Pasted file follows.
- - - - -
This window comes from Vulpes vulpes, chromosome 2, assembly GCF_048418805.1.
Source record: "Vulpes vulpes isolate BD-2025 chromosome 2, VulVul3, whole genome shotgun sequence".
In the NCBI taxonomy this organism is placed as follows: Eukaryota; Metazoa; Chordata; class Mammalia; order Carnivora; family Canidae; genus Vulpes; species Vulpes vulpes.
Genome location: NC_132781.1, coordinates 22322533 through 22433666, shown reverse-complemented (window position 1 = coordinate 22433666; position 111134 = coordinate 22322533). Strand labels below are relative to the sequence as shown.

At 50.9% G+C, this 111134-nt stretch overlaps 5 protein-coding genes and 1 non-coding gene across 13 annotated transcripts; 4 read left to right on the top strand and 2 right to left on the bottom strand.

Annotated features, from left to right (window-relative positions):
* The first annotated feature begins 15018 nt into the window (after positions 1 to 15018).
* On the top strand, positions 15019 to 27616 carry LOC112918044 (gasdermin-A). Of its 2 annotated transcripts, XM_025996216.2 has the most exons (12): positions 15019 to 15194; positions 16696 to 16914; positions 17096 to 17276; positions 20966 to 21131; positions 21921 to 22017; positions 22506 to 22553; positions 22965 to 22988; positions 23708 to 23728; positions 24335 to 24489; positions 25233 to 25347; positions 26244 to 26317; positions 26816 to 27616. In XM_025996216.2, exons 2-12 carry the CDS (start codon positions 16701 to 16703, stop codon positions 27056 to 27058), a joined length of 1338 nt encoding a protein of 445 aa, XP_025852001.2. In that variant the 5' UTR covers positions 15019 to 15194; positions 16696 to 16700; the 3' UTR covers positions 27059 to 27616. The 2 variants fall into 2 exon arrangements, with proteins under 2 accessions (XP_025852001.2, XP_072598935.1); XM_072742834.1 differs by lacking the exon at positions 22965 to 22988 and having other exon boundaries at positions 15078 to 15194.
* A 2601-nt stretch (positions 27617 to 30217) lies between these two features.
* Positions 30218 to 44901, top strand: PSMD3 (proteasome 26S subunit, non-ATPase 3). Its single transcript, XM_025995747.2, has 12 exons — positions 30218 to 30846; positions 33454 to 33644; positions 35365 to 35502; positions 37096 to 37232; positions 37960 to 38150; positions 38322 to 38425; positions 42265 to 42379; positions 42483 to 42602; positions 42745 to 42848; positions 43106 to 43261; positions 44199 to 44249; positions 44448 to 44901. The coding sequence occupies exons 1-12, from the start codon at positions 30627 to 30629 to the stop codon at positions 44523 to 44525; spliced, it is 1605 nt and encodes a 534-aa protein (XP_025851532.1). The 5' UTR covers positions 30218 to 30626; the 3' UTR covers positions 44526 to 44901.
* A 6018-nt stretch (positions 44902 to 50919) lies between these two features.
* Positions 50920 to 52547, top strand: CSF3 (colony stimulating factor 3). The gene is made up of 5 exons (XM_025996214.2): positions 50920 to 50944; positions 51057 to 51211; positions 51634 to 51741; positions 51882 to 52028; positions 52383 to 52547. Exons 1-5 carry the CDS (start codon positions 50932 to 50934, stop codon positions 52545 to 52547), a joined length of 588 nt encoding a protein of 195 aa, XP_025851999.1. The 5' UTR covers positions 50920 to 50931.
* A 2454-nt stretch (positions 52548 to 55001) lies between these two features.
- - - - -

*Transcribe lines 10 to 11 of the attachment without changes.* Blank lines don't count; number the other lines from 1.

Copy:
* Positions 30218 to 44901, top strand: PSMD3 (proteasome 26S subunit, non-ATPase 3). Its single transcript, XM_025995747.2, has 12 exons — positions 30218 to 30846; positions 33454 to 33644; positions 35365 to 35502; positions 37096 to 37232; positions 37960 to 38150; positions 38322 to 38425; positions 42265 to 42379; positions 42483 to 42602; positions 42745 to 42848; positions 43106 to 43261; positions 44199 to 44249; positions 44448 to 44901. The coding sequence occupies exons 1-12, from the start codon at positions 30627 to 30629 to the stop codon at positions 44523 to 44525; spliced, it is 1605 nt and encodes a 534-aa protein (XP_025851532.1). The 5' UTR covers positions 30218 to 30626; the 3' UTR covers positions 44526 to 44901.
* A 6018-nt stretch (positions 44902 to 50919) lies between these two features.